Integrating three companies in flight into one legal entity is a once in a lifetime experience, and is a task that would normally take a year or more to accomplish. Mary Ann Gallo, the Chief Communications Officer for Vantara formed an Agile team across all functions in the three companies and our parent company Hitachi, which began 6 months ago.  Mary Ann had this to say about the experience:

 

“Our migration was a true testament to the incredible teamwork we demonstrated at Hitachi Vantara.  It goes without saying that our IT department played a huge role here.  It takes most companies over a year to go through the process that we did in 180 days!  A nimble approach, a clear direction with strategic milestones and small sprints led by a small-but-mighty team made this all come together so quickly and smoothly. The migration was a great example of a cross-functional company-wide effort where everyone worked extremely hard to ensure alignment across the board, communicated thoroughly and effectively, and focused on problem solving and achieving our common goals. The display of participation and teamwork is truly inspiring and emphasizes Hitachi’s commitment to innovation and to our customers.”

 

IT was represented by “T” in this cross functional team so that they were aware of all the other activities involved in marketing, sales, supply chain, HR, legal, DevOp, etc. The plans for the integration and the new name of the company was highly confidential so IT had only 20 days to plan and test the changover. I would say that this was the riskiest part of the migration since our operations and revenue depended on a smooth IT transition. “T” and Ben, said that they worked as an Agile team involving all the levels of IT from service desk to architecture and design. Each day was an agile sprint. This is where the digital transformation that has been going on in IT really showed its worth. I could tell from their excitement in our conversation that this was a challenge that they thoroughly enjoyed.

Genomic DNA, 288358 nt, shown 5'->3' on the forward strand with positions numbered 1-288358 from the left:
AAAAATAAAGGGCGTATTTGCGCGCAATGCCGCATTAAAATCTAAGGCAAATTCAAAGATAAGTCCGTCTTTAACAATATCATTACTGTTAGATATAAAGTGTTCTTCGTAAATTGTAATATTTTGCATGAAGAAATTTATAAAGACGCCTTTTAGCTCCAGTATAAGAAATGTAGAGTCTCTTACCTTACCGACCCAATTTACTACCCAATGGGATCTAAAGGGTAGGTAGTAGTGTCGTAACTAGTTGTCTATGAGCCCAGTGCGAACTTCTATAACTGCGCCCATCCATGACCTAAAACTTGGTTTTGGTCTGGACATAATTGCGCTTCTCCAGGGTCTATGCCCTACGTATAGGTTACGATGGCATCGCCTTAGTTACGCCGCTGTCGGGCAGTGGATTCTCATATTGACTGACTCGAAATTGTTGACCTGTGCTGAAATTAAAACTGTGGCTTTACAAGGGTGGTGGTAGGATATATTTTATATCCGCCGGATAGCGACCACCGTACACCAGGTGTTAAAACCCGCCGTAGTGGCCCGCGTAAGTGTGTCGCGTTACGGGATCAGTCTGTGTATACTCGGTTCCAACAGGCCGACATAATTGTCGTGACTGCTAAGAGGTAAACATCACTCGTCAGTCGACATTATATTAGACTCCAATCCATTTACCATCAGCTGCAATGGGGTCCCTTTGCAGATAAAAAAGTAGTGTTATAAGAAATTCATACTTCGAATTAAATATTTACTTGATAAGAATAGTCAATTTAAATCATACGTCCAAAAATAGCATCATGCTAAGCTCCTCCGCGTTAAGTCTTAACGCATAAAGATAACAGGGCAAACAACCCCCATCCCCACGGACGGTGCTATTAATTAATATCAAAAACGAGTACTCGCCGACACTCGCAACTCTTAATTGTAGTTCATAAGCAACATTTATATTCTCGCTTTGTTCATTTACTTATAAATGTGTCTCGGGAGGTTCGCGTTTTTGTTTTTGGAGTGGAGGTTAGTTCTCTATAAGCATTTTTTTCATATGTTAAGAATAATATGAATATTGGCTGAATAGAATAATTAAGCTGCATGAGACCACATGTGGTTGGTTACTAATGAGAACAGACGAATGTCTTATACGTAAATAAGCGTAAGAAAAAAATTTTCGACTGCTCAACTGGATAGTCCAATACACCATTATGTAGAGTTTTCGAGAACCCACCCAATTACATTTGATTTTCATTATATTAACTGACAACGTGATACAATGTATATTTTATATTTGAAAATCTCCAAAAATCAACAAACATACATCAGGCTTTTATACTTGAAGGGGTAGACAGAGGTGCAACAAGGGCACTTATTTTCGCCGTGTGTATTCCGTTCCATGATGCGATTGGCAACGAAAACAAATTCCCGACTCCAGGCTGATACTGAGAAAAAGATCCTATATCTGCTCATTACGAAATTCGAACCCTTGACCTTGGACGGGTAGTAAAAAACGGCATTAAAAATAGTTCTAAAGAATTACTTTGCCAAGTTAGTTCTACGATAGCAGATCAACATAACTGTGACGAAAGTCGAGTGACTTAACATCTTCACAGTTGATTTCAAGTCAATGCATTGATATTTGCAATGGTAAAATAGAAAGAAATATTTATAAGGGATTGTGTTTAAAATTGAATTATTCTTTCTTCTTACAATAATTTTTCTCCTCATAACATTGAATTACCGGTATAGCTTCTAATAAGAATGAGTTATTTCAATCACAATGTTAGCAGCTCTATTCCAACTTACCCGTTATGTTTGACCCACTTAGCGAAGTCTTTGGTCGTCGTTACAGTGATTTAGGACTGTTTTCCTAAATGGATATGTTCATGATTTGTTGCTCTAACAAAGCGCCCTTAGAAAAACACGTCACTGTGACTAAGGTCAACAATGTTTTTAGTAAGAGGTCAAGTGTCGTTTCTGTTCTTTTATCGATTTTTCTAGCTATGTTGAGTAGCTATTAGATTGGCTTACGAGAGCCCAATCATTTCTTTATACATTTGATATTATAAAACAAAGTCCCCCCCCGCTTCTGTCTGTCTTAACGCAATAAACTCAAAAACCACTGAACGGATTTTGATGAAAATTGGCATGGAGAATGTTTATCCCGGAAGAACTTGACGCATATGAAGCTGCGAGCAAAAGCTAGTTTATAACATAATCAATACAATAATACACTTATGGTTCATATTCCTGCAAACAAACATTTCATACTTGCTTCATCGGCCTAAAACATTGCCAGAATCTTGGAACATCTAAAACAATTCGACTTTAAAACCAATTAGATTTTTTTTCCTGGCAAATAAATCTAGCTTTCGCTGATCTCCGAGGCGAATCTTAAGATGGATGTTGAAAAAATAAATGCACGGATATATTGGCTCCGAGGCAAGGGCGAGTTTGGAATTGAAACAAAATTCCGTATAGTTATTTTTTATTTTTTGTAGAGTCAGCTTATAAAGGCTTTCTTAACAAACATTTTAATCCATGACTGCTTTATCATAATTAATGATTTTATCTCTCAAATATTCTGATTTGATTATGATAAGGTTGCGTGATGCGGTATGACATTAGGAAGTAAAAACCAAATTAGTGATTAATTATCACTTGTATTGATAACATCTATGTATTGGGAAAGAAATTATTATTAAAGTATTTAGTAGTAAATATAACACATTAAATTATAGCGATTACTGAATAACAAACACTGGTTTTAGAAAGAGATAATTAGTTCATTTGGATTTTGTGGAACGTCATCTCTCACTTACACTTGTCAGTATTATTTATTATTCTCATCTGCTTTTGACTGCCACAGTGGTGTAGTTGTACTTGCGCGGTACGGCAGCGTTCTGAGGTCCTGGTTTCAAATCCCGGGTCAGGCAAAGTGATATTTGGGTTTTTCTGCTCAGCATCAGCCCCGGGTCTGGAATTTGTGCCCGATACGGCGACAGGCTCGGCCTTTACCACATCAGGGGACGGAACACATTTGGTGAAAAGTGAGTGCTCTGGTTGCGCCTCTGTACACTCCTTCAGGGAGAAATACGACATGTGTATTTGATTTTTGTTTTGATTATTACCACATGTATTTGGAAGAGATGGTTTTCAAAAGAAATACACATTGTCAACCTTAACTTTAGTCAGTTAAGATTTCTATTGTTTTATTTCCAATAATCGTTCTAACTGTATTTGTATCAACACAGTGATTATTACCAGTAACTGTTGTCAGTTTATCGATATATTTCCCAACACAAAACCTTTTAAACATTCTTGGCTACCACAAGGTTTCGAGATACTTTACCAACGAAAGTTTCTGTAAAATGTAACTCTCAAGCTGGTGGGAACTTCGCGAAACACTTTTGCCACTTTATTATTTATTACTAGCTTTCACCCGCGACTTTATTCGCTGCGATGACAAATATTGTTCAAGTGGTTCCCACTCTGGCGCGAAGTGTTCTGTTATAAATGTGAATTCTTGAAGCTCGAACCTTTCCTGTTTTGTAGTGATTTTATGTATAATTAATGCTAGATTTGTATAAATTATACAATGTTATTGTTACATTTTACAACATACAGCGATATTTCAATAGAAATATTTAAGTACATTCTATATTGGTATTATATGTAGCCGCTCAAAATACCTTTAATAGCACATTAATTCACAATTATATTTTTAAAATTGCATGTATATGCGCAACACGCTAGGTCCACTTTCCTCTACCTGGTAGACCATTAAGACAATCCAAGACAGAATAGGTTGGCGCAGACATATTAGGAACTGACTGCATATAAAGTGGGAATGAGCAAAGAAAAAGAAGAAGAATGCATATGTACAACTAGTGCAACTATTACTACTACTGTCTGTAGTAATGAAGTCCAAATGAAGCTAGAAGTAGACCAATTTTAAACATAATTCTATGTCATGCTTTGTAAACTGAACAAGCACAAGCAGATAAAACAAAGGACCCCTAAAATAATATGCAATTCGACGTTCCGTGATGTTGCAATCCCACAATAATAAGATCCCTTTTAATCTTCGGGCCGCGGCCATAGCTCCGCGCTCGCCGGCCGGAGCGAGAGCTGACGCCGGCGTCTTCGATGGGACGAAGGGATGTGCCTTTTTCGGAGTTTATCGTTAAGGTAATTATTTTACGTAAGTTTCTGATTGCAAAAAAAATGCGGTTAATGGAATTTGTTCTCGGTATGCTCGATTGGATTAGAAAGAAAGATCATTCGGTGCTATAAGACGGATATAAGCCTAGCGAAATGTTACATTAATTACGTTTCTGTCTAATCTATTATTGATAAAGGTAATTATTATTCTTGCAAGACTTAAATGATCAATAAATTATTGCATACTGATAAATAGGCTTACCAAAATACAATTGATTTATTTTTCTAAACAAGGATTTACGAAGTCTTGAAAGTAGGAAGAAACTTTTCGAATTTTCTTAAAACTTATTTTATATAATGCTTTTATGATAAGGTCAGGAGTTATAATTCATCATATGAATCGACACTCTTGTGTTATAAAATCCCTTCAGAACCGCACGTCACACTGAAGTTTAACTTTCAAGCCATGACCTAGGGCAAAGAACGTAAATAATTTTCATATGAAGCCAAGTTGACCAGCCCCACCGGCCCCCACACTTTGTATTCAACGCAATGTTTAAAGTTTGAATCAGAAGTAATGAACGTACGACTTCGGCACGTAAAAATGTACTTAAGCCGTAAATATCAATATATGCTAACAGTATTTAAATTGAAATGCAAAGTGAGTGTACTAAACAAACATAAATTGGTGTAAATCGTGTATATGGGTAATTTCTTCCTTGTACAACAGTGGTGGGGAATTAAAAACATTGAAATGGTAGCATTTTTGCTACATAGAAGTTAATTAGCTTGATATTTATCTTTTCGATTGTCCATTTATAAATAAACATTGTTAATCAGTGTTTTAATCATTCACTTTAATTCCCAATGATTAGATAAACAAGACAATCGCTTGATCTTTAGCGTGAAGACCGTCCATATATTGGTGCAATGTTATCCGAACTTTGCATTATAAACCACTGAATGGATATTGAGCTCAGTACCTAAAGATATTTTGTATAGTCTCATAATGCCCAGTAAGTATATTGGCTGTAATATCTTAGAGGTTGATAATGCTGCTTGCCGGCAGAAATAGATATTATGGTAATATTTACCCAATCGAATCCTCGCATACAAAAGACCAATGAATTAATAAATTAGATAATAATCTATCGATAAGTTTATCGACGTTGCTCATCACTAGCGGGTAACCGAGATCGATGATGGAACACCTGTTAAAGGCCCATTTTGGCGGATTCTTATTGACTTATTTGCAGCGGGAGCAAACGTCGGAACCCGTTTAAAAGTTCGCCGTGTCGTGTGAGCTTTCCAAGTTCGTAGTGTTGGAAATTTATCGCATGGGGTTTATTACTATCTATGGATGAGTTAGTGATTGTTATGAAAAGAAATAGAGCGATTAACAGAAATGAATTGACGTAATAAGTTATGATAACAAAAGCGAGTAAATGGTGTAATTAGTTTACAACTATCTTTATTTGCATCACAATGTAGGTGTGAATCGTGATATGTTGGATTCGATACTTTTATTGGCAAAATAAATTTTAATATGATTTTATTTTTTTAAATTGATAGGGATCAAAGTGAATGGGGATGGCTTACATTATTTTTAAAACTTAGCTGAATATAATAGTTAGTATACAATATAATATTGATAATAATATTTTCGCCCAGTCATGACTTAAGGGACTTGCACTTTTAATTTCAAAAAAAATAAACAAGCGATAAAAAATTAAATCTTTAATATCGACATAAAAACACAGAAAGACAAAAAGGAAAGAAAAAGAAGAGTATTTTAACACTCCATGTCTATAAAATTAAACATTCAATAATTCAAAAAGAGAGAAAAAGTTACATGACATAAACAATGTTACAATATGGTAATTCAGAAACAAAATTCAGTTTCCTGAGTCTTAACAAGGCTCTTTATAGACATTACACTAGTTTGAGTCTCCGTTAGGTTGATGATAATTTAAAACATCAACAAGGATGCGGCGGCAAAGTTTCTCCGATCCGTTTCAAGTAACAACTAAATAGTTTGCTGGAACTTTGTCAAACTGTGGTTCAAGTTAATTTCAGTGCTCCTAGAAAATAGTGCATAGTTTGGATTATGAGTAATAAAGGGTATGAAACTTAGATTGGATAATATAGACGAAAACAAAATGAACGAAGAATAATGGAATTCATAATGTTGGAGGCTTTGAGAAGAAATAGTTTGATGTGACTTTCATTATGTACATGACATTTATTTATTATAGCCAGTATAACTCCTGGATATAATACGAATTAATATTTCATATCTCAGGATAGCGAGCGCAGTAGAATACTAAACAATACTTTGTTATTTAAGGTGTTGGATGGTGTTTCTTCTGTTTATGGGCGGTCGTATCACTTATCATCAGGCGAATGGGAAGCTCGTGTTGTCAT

I asked what they took away from this experience. First and foremost was the digital transformation in IT that laid the foundation for this successful effort. Over a year ago IT began to adopt the Agile methodology, which broke down the operational silos across IT and the rest of the business. Everyone is now working as a team focused on a common goal. IT has also been modernizing their core in their digital transformation effort. During the past year alone, they integrated a new CRM system into the business, migrated the data center from Indianapolis to a hosted facility in Colorado where we are hosting services for other Hitachi Companies, redesigned our website for mobile devices, and moved our email to Office 365 in the cloud. Having made Mobileiron mandatory for email on mobile devices also hleped make the change seamless on mobile devices. They felt that every new accomplishment in their transformation journey helped them execute better on the next challenge and they could see the contributions that they were making to business outcomes.

 

For those of you in the new Hitachi Vantara company, please take some time to thank our colleagues in IT for the smooth transition they made possible in this transformation. I know that there were many of you around the world who worked with IT to make this possible,  so I thank you as well.

 

For those of you outside of our company, think of your IT staff and appreciate what they are doing, even when nothing goes wrong.